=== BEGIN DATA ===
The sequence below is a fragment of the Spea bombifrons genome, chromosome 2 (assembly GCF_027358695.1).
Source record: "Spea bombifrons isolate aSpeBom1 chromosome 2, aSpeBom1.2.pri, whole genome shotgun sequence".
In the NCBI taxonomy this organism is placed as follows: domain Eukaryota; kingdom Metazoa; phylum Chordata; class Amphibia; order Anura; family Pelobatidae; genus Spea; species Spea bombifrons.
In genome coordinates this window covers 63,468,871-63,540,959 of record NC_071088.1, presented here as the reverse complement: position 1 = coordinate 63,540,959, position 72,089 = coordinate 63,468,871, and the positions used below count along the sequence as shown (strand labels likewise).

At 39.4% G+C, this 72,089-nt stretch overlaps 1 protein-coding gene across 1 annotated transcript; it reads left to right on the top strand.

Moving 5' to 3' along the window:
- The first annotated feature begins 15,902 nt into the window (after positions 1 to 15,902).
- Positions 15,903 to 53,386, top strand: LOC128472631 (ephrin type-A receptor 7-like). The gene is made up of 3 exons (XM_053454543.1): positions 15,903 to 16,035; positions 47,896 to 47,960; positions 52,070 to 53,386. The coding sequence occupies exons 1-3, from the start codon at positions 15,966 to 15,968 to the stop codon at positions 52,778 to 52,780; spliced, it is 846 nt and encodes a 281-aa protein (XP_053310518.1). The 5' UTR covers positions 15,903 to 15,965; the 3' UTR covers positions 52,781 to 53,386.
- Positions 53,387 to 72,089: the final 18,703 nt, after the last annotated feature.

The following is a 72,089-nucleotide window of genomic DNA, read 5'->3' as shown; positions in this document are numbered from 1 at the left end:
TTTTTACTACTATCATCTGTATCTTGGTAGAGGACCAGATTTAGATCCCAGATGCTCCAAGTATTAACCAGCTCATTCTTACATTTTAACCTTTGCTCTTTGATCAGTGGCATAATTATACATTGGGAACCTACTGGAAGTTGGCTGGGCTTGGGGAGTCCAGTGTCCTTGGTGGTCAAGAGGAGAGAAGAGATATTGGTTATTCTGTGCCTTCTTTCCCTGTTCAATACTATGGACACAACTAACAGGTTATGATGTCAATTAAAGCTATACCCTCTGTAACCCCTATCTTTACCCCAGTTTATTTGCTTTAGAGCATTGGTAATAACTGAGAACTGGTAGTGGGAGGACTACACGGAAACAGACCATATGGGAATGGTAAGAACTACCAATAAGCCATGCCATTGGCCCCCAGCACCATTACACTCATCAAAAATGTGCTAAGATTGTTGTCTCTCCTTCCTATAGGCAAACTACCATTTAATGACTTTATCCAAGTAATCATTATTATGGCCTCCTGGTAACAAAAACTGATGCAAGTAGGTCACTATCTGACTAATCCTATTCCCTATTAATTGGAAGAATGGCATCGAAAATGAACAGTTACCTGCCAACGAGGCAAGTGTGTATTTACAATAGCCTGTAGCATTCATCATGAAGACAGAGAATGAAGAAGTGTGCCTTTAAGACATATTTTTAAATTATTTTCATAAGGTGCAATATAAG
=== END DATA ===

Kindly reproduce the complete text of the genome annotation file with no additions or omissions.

The sequence below is a fragment of the Spea bombifrons genome, chromosome 2 (assembly GCF_027358695.1).
Source record: "Spea bombifrons isolate aSpeBom1 chromosome 2, aSpeBom1.2.pri, whole genome shotgun sequence".
In the NCBI taxonomy this organism is placed as follows: domain Eukaryota; kingdom Metazoa; phylum Chordata; class Amphibia; order Anura; family Pelobatidae; genus Spea; species Spea bombifrons.
In genome coordinates this window covers 63,468,871-63,540,959 of record NC_071088.1, presented here as the reverse complement: position 1 = coordinate 63,540,959, position 72,089 = coordinate 63,468,871, and the positions used below count along the sequence as shown (strand labels likewise).

At 39.4% G+C, this 72,089-nt stretch overlaps 1 protein-coding gene across 1 annotated transcript; it reads left to right on the top strand.

Moving 5' to 3' along the window:
- The first annotated feature begins 15,902 nt into the window (after positions 1 to 15,902).
- Positions 15,903 to 53,386, top strand: LOC128472631 (ephrin type-A receptor 7-like). The gene is made up of 3 exons (XM_053454543.1): positions 15,903 to 16,035; positions 47,896 to 47,960; positions 52,070 to 53,386. The coding sequence occupies exons 1-3, from the start codon at positions 15,966 to 15,968 to the stop codon at positions 52,778 to 52,780; spliced, it is 846 nt and encodes a 281-aa protein (XP_053310518.1). The 5' UTR covers positions 15,903 to 15,965; the 3' UTR covers positions 52,781 to 53,386.
- Positions 53,387 to 72,089: the final 18,703 nt, after the last annotated feature.

The following is a 72,089-nucleotide window of genomic DNA, read 5'->3' as shown; positions in this document are numbered from 1 at the left end:
TTTTTACTACTATCATCTGTATCTTGGTAGAGGACCAGATTTAGATCCCAGATGCTCCAAGTATTAACCAGCTCATTCTTACATTTTAACCTTTGCTCTTTGATCAGTGGCATAATTATACATTGGGAACCTACTGGAAGTTGGCTGGGCTTGGGGAGTCCAGTGTCCTTGGTGGTCAAGAGGAGAGAAGAGATATTGGTTATTCTGTGCCTTCTTTCCCTGTTCAATACTATGGACACAACTAACAGGTTATGATGTCAATTAAAGCTATACCCTCTGTAACCCCTATCTTTACCCCAGTTTATTTGCTTTAGAGCATTGGTAATAACTGAGAACTGGTAGTGGGAGGACTACACGGAAACAGACCATATGGGAATGGTAAGAACTACCAATAAGCCATGCCATTGGCCCCCAGCACCATTACACTCATCAAAAATGTGCTAAGATTGTTGTCTCTCCTTCCTATAGGCAAACTACCATTTAATGACTTTATCCAAGTAATCATTATTATGGCCTCCTGGTAACAAAAACTGATGCAAGTAGGTCACTATCTGACTAATCCTATTCCCTATTAATTGGAAGAATGGCATCGAAAATGAACAGTTACCTGCCAACGAGGCAAGTGTGTATTTACAATAGCCTGTAGCATTCATCATGAAGACAGAGAATGAAGAAGTGTGCCTTTAAGACATATTTTTAAATTATTTTCATAAGGTGCAATATAAG